Kai: Nice review on the gril, l although I must confess that I got the most pertinent info from the last line.  3500.  That was just a wee bit more than my most recent car... . (which wasnt really a shock for me as I know that a Viking Kitchen oven can run in the 12K+ range.) In any event I wouldnt go back to charcoal for pretty much the same reason.  Good even temperatures with no hassle. Kai: What do you think about a convertable Grill where you could just close off a section and drop a door so as to avoid the problems of size and overkill etc.  So when you are cooking for 30 you open it up and when you are cooking for you and the wife and kids you can close it off and reduce the size. Is that doable? (if so why hasnt anyone done that?) JJF
Your idea about the partitioned grill makes a lot of sense. I haven't seen one like it, however. There is no doubt that you can pick up a good gas grill for a lot less than $3500. The Viking is nice, but it is probably over-priced and is certainly overkill for most situations. It's sort of a "Tim the Tool Man" choice for grilling. A good cart grill can be had for less money I'm sure, particularly if grilling for 50 people at a time isn't on your agenda.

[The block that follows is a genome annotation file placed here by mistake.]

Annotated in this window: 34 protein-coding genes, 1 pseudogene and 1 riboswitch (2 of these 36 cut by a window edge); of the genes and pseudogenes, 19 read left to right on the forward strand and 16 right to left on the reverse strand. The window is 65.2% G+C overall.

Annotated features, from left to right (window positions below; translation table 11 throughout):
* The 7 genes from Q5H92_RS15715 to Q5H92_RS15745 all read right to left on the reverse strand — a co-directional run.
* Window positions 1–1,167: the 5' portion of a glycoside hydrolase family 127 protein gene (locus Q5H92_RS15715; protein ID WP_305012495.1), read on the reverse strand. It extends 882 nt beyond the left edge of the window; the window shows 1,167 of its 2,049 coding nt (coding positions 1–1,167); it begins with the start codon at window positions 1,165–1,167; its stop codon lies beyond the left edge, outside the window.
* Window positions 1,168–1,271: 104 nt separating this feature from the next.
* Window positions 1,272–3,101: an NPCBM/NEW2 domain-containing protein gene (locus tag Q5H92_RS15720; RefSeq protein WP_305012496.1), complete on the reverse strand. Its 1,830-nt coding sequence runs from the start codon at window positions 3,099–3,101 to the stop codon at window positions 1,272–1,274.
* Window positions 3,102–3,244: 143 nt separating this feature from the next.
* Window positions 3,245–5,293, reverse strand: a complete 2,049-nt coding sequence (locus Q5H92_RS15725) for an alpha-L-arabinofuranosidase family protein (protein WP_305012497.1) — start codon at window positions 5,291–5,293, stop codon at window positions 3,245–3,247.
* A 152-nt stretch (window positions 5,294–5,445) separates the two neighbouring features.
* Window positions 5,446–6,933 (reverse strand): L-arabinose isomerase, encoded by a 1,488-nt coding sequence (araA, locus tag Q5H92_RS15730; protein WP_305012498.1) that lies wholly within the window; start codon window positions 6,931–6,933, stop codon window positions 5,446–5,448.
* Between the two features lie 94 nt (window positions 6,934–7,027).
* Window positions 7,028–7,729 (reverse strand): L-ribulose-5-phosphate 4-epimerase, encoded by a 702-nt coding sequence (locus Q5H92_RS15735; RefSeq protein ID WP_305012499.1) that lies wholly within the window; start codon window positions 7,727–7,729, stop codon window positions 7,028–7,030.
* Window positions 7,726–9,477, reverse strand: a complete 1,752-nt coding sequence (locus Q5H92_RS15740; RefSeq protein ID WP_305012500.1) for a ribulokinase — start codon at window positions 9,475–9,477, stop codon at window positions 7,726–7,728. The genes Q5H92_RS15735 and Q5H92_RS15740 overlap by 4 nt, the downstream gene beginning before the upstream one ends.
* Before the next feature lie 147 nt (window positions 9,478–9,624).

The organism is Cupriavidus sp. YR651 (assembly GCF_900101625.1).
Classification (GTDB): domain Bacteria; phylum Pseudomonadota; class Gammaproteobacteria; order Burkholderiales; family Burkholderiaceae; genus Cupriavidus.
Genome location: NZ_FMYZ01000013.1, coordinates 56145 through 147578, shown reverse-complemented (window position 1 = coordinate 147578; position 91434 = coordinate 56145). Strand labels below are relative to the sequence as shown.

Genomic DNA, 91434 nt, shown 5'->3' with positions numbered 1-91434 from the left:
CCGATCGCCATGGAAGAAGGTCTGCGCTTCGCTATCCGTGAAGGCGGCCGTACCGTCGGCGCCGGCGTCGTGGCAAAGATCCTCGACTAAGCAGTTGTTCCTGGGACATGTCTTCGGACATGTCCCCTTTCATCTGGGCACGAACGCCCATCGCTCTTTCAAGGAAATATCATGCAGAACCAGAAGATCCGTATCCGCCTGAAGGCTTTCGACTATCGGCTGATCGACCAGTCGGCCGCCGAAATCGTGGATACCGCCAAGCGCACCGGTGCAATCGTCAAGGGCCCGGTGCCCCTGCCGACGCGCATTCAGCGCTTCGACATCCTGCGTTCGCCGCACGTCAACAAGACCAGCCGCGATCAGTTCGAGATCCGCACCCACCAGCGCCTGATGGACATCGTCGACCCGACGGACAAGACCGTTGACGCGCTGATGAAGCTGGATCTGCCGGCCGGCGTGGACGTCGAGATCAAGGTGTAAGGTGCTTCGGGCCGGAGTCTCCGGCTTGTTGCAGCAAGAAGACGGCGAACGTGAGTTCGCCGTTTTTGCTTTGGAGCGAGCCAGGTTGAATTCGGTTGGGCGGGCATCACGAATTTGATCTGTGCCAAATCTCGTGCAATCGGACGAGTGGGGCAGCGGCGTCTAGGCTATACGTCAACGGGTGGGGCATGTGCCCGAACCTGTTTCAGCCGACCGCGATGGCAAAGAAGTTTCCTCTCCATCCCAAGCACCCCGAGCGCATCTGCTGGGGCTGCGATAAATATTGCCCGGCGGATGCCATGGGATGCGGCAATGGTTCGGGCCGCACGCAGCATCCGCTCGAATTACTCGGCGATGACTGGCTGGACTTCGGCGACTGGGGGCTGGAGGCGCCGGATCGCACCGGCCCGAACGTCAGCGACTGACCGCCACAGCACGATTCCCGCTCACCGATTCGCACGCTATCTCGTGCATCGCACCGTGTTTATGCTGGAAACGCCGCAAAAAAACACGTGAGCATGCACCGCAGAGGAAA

post #11 of 14
Both Ken and Kai's suggestions are perfect. I grew up in south eastern Ontario, where grilling or barbequeing (we use the words interchangeably, although they are actually different processes) are a summer way of life - at least 3 times a week from May to September. Then I spend most of my adult life so far in SoCal, where we grill year round. Wrapping meats in foil with bacon is great - you get the crispiness without losing moisture. And salmon or tuna steaks or stuffed cod wrapped in wax paper over the barbeque are amazing, To prepare a fresh whitefish, put it in the wax paper (and then wrap the whote thing in foil) with a half cup of water, some scallions and ginger, cooked oil and soy sauce, and steam/barbeque for several minutes. The result is a steamed fish (like those in a Chinese restaurant) with a slight grill flavor. Terrific for a summer dinner with a good dry white wine.
post #12 of 14